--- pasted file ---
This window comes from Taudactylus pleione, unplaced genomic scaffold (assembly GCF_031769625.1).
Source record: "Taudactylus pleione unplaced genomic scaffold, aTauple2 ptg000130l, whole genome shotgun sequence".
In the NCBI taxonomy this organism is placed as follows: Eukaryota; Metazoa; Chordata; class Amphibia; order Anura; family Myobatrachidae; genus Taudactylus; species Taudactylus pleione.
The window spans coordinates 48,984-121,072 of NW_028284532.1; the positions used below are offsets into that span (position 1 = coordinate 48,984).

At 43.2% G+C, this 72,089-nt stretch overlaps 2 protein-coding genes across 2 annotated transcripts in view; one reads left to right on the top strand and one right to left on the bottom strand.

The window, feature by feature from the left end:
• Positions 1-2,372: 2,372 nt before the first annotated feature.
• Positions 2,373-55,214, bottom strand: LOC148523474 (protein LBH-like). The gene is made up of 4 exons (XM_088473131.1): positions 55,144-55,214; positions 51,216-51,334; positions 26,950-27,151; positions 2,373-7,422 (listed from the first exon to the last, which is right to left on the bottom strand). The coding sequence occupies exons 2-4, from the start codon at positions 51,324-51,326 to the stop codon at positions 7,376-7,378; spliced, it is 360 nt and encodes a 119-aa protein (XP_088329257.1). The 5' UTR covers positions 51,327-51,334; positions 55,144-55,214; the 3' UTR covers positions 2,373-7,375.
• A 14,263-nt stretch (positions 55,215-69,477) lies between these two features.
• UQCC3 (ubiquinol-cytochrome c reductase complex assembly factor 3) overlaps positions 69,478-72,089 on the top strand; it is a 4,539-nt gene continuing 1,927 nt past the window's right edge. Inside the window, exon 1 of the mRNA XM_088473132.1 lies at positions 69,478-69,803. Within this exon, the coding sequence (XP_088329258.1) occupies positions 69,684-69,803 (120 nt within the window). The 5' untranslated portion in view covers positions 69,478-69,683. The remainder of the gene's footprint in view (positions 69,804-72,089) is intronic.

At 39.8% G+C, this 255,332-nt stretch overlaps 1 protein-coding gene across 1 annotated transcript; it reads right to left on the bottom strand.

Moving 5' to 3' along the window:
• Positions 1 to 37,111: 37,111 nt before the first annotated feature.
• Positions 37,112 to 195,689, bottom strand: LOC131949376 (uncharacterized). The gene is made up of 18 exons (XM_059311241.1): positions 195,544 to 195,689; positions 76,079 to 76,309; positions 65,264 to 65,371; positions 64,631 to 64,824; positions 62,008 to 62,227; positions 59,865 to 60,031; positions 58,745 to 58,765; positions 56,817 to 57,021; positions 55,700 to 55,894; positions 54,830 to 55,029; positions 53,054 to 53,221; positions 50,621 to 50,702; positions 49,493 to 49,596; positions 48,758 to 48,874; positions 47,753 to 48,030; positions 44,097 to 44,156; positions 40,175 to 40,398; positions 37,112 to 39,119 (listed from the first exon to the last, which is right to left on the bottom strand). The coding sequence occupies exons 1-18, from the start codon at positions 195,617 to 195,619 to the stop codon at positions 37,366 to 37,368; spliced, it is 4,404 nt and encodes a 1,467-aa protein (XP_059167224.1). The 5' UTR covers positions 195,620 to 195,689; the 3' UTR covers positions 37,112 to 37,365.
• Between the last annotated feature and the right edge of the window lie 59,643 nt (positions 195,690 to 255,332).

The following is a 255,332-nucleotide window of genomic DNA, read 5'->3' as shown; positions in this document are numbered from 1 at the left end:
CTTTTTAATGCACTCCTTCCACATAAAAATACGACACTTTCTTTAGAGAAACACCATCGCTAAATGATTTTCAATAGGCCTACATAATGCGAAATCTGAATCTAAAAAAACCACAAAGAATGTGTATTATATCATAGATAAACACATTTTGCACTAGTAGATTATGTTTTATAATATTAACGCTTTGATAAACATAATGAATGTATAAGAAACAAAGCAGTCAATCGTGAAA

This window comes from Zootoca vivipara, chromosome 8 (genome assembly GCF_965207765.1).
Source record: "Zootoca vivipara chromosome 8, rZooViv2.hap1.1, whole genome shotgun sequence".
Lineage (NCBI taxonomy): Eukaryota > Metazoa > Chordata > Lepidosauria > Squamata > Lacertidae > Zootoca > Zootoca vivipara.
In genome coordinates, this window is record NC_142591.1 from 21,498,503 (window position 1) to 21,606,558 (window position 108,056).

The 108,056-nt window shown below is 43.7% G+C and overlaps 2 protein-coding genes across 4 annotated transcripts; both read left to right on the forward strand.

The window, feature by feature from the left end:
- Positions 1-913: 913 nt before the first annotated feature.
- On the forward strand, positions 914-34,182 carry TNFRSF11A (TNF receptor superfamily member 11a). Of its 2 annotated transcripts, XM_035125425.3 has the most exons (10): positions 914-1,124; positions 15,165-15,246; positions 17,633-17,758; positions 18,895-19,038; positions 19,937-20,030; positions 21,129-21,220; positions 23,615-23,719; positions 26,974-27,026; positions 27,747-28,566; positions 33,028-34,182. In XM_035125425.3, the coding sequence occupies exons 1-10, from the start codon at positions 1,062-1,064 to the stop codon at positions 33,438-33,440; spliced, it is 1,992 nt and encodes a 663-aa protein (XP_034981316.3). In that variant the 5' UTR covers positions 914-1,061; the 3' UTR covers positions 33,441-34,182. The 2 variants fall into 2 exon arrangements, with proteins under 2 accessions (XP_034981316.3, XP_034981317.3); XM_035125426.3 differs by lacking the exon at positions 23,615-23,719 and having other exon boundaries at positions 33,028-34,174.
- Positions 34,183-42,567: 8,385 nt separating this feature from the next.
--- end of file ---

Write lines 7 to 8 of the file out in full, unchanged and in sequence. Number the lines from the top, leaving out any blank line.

• Positions 1-2,372: 2,372 nt before the first annotated feature.
• Positions 2,373-55,214, bottom strand: LOC148523474 (protein LBH-like). The gene is made up of 4 exons (XM_088473131.1): positions 55,144-55,214; positions 51,216-51,334; positions 26,950-27,151; positions 2,373-7,422 (listed from the first exon to the last, which is right to left on the bottom strand). The coding sequence occupies exons 2-4, from the start codon at positions 51,324-51,326 to the stop codon at positions 7,376-7,378; spliced, it is 360 nt and encodes a 119-aa protein (XP_088329257.1). The 5' UTR covers positions 51,327-51,334; positions 55,144-55,214; the 3' UTR covers positions 2,373-7,375.